Experienced real estate investors know that you make your deal when you buy. If you pay too much or have not done your due diligence research, that's tough, because you're stuck with the deal after the close.
A buyer still has some wiggle room during the time the deal is under contract. There are a few time worn “weasel" clauses used by some investors. They will read something like, “Purchase is contingent upon approval of buyer's attorney. " Or a more legitimate clause would be, “Purchase is contingent upon a home inspection report submitted by a licensed home inspector and approved by the buyer before the close. Inspection to be paid for by the buyer. "
To be safe you want to be the one who pays the home inspector, so the inspector has no doubt about whom he/she is working for.
If the inspection indicates a need for substantial repairs the buyer can reopen negotiations with the seller. If they can't come to an agreement the buyer can simply disapprove of the inspection report and there is no deal.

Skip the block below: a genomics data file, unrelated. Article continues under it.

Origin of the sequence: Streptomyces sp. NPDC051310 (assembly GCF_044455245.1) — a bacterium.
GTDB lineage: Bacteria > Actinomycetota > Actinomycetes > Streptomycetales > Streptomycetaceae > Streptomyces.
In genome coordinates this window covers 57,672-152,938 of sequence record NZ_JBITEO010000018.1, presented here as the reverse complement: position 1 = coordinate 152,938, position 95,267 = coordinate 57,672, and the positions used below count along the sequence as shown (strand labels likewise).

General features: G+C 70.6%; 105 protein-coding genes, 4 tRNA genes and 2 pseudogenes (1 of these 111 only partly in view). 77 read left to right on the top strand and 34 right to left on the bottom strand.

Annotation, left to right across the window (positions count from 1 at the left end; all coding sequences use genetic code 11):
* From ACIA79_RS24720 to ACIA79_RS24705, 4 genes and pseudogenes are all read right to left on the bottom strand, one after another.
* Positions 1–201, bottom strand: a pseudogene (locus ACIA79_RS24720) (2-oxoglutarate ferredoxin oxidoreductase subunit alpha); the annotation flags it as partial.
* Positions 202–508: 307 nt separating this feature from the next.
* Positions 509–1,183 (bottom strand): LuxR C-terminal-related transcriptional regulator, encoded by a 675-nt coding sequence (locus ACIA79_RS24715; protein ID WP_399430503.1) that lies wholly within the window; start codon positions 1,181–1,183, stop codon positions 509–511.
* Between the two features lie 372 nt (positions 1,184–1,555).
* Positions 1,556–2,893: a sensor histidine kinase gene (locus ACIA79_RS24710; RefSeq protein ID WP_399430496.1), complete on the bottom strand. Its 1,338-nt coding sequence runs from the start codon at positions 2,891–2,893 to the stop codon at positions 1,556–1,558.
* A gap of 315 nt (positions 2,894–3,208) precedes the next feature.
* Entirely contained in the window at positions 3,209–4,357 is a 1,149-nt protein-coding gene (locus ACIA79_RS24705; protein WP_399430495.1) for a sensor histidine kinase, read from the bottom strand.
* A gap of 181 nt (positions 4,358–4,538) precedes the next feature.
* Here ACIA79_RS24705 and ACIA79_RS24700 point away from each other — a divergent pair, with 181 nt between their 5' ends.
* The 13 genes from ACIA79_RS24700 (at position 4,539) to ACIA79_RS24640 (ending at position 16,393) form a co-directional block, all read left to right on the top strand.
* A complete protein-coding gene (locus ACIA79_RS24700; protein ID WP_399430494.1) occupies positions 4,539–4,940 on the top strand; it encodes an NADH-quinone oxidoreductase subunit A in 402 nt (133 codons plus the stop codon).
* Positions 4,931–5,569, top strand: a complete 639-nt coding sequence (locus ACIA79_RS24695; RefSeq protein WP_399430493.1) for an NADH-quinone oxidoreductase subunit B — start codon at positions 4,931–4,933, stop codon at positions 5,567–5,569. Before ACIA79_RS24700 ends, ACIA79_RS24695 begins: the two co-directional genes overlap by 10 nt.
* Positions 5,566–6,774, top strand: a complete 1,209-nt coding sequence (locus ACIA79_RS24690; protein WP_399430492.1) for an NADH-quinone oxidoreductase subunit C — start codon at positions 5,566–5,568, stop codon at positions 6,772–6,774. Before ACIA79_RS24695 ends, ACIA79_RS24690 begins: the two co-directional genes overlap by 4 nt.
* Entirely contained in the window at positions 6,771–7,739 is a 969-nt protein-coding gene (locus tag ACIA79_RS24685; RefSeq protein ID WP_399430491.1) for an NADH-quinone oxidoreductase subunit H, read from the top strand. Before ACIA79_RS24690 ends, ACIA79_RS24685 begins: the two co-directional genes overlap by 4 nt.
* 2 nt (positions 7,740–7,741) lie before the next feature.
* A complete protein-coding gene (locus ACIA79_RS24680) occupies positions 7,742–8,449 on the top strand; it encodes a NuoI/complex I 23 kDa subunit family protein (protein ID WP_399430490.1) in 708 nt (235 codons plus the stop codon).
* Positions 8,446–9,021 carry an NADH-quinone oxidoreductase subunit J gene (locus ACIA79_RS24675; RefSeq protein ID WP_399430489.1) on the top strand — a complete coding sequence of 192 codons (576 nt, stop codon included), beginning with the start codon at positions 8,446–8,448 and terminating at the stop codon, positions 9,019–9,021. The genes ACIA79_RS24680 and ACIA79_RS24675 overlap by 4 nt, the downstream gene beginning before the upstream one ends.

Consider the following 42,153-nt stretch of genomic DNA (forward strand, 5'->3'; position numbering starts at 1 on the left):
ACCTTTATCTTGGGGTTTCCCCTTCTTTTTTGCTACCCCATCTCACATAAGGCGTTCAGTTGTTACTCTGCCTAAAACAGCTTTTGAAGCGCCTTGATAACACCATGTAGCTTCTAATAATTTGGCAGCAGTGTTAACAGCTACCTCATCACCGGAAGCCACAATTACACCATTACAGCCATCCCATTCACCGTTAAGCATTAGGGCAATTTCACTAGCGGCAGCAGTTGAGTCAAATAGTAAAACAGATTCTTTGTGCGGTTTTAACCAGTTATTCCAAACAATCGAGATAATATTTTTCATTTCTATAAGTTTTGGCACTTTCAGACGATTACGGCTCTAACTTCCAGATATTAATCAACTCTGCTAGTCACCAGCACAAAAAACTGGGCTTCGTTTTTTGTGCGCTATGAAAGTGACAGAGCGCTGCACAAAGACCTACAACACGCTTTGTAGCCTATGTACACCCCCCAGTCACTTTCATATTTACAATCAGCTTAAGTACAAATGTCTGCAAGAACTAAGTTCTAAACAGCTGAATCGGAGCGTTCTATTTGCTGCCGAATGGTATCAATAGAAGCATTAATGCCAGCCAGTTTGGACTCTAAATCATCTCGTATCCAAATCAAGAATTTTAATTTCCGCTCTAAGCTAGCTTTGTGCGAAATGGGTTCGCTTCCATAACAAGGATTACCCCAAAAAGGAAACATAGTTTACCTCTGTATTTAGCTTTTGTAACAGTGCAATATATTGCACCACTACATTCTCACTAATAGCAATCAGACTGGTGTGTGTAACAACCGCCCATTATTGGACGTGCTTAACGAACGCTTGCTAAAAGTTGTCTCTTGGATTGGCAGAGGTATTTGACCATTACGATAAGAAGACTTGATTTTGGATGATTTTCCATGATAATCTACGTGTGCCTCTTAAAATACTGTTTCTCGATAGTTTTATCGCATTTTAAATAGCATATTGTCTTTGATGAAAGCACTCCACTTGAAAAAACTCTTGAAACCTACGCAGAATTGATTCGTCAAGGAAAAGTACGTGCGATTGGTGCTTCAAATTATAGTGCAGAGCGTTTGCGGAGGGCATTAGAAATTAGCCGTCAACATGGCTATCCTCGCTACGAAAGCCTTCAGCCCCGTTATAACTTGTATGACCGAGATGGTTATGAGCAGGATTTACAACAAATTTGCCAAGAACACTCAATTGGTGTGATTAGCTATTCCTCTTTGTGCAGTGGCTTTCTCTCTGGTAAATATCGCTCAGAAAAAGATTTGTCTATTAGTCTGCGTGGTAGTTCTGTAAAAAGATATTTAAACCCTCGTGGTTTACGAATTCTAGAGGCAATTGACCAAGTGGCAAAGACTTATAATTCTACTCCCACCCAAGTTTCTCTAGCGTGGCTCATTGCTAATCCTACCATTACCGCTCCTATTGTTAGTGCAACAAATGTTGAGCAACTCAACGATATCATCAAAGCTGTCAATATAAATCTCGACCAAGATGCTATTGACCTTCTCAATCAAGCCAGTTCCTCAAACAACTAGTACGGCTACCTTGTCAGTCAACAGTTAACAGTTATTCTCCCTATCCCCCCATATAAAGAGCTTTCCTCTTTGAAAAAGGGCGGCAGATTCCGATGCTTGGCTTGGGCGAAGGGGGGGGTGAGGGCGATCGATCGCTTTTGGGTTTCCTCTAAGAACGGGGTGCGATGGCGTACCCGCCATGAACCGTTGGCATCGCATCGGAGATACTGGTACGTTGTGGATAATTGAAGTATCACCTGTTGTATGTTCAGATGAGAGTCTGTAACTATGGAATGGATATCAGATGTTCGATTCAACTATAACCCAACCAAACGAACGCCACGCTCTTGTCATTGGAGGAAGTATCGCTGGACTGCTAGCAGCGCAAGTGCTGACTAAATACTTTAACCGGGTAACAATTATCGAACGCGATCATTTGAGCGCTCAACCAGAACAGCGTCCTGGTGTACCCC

Of course, there are many other things that could legitimately void a deal. How do you officially cancel a deal? Something like the following statement could be submitted to the escrow officer:
1. The undersigned party hereby instructs Escrow Agent that Escrow Number _ hereby is canceled as a result of a Material Breach by the _(buyer or seller).
2. The Material Breach is defined in lines _ of the purchase agreement as follows: _.
3. The Earnest Money is to be disbursed as follows: _.
4. The undersigned hereby affirms that I am not in breach under the terms of the purchase agreement.
_ (Buyer's Signature)
The contracting of any deal is important and it must be carefully considered and executed. Experienced real estate agents may be capable of doing it, but it is always wise to at least have contracts reviewed by an attorney who specializes in real estate. They are “wiggle room" experts.
Mark Walters coaches real estate investers with free online videos at http://www.CashFlowInstitute.com